Current Account Imbalances or Too Much Bank Debt as the Main Driver of Gross Capital Inflows? Spain During the Great Financial Crisis
(Taylor & Francis, 2019)
In contrast to the widespread view which posits that large current account deficits and net international debt were at the epicenter of the crisis in the Euro Zone, with diverging competitiveness playing a central role, this article points to the huge volume of bank credit that banks refinanced in international markets. With a focus on the Spanish economy, we ground our view in an analysis linking gross—not net—capital flows, bank credit, and gross external debt, which provides more adequate information about a country’s international financing patterns and its external exposure. The main conclusion of this article is that the principle driver of gross external debt in Spain was bank credit, with accumulated current account deficits accounting for less than 50 percent of gross external debt. Other consequences in keeping with this view are: the measures of economic policy required to sort out current account imbalances—particularly wage devaluation to improve competitiveness—may do more harm than good and they do not prevent the problem of too much bank credit from occurring again, and the residence of debt holders in the Euro Zone crisis is relevant for the understanding of the crisis as the result of a power imbalance.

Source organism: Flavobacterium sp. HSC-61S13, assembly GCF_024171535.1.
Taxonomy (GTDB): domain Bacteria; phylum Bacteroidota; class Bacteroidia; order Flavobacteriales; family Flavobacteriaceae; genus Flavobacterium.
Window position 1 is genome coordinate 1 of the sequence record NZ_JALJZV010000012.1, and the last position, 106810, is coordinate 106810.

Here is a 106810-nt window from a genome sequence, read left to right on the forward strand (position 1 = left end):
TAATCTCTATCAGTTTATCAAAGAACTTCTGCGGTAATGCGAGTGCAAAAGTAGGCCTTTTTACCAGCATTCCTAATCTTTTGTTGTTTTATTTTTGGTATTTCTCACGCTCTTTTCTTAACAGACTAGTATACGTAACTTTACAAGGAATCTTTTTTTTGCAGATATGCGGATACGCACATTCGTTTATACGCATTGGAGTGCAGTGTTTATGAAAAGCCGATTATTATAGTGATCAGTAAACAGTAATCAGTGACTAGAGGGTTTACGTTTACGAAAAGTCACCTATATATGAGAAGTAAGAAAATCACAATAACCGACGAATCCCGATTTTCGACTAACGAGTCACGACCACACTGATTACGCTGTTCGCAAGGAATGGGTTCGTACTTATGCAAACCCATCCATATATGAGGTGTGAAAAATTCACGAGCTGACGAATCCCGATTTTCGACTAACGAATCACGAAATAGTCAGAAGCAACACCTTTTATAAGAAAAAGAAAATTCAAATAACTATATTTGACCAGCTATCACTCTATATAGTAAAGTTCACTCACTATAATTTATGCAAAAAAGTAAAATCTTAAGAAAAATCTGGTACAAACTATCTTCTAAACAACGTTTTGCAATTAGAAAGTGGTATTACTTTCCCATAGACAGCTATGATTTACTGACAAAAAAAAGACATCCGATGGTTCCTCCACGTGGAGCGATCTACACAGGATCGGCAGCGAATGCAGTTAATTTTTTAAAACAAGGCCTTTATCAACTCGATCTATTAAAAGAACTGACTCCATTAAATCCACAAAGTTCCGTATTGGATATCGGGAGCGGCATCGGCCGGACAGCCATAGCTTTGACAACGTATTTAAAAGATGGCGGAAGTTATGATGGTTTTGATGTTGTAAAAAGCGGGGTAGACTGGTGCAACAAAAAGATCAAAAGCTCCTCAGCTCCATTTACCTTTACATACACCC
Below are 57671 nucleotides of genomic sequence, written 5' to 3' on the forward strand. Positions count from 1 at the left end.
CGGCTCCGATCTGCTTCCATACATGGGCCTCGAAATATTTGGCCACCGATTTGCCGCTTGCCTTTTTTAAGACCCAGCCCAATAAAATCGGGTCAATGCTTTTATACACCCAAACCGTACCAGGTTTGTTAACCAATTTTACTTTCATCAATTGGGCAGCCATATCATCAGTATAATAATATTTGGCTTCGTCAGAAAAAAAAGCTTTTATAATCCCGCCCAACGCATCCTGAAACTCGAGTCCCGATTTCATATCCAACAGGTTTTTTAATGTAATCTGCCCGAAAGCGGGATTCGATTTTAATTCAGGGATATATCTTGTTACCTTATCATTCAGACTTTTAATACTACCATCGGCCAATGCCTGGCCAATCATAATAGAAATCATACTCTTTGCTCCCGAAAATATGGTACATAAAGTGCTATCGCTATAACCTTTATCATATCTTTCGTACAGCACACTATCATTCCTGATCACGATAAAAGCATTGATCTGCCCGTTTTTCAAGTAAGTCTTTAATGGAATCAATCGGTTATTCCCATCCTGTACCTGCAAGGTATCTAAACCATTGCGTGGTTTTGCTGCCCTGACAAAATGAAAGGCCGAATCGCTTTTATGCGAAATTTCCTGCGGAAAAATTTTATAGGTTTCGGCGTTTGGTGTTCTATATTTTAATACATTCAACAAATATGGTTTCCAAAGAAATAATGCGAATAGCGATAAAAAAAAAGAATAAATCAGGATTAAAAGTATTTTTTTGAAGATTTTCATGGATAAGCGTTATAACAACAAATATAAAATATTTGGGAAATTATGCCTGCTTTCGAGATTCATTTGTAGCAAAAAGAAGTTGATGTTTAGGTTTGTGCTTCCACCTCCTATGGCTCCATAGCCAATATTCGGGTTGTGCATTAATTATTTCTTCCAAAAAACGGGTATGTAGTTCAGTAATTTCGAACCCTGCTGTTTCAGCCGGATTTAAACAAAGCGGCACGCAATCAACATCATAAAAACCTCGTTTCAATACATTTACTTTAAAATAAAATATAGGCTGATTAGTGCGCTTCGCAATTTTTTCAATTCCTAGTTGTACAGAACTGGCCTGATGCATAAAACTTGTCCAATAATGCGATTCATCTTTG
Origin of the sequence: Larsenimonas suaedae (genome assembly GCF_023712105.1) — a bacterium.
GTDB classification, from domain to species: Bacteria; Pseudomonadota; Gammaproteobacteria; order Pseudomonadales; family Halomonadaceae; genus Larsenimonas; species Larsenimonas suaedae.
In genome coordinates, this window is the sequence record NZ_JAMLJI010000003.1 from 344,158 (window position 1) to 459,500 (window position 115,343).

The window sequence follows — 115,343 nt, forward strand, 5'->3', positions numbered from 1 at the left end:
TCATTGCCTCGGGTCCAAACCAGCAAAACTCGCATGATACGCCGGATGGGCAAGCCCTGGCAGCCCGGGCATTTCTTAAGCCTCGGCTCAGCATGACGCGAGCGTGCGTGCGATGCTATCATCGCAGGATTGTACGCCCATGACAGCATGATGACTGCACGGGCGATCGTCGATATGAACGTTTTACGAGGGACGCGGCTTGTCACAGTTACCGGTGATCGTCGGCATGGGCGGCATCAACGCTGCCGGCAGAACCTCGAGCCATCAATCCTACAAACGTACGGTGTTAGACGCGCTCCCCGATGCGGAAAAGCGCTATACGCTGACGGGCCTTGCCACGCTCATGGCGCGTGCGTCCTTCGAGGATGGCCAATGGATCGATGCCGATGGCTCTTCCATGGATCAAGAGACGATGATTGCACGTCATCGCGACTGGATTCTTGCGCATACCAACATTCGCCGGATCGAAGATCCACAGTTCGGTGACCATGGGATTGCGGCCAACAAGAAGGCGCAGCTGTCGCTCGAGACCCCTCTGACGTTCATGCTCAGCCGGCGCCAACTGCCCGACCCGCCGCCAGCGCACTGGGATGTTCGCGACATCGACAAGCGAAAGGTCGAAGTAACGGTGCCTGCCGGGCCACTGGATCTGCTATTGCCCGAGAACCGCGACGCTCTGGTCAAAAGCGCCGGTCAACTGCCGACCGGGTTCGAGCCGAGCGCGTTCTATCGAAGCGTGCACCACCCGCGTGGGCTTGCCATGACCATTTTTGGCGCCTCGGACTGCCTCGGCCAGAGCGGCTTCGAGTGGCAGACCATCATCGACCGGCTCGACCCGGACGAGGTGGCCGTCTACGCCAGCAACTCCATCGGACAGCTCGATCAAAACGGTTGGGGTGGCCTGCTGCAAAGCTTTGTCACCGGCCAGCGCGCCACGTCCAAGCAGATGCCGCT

Socioeconomic effects of pension spending: evidence from Spain
(Emerald Publishing Limited, 2020)
Purpose The purpose of this study is to provide broader understanding of the significant role that the pension system has in the Spanish economy by estimating the sectoral production, employment and income sustained by pensioners' consumption. Design/methodology/approach Based on input–output tables by the World Input–Output Database and consumption data from the Household Budget Survey by the Spanish Statistical Office, a demoeconomic model is applied to quantify the direct impacts, indirect impacts from interindustry links and induced impacts from income–consumption connections over a nine-year period (2006–2014). Then, the factors driving the evolution of total output, employment and value added during such period have been examined by using structural decomposition analysis. Findings The growing participation of consumption by pensioner households in final demand had proven crucial during the 2008 crisis to alleviate the negative trend in production and employment derived from the collapse in consumption suffered by the rest of households. Practical implications Determining the underlying factors driving changes in both employment and income during the 2008 crisis can be of interest in political decision-making on the sustainability of the Spanish pension system. Social implications The results of estimating both the employment and income supported by pensioners' consumption reveal the significant stabilizing effect of the public spending on pensions, particularly during the 2008 crisis. Originality/value The current Spanish approach of attaining the pension system sustainability by merely reducing social protection costs ignores the adverse consequences of a lower pensioners' demand. This paper addresses an alternative view in which pension spending is not considered a burden on economic growth but rather a means of improving the level of production and employment.